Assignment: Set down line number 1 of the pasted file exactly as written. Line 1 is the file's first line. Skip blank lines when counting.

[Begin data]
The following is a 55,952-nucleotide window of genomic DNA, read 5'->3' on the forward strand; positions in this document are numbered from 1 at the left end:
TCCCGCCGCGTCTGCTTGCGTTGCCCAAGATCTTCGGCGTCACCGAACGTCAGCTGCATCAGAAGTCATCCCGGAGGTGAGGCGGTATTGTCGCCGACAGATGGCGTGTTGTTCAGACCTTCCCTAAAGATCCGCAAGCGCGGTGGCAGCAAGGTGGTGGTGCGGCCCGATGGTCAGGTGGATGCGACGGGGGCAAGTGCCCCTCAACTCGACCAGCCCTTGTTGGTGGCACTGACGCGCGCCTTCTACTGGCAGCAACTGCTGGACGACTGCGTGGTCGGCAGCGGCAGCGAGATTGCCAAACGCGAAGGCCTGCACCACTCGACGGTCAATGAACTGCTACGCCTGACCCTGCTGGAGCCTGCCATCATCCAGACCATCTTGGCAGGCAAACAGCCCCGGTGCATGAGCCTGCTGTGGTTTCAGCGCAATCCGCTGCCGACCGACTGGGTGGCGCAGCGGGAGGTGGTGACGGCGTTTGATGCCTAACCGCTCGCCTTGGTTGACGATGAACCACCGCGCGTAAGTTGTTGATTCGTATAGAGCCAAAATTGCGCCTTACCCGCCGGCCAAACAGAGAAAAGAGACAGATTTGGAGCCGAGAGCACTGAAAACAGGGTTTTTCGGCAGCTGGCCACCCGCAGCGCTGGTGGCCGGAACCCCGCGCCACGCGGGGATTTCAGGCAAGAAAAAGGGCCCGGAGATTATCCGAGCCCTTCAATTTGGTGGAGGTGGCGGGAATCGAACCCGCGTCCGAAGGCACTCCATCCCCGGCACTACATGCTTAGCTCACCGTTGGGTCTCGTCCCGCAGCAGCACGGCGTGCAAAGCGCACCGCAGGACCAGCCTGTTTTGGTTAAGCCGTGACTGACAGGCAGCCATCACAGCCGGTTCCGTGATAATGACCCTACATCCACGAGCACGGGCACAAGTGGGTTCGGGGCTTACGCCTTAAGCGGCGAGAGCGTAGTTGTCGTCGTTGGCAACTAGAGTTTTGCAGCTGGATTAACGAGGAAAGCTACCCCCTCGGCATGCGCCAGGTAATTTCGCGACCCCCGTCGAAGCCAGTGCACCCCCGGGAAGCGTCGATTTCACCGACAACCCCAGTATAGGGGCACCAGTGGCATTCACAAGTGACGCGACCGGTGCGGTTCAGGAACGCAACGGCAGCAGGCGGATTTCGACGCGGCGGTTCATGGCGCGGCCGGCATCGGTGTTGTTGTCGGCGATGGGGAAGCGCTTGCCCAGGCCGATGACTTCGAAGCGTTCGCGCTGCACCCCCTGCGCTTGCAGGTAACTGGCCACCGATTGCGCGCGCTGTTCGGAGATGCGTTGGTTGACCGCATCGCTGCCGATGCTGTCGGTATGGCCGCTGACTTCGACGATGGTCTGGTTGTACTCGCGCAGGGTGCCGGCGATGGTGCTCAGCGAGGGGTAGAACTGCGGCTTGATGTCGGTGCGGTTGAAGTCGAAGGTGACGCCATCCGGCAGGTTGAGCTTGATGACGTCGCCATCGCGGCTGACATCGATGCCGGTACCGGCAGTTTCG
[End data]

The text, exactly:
The following is a 55,952-nucleotide window of genomic DNA, read 5'->3' on the forward strand; positions in this document are numbered from 1 at the left end: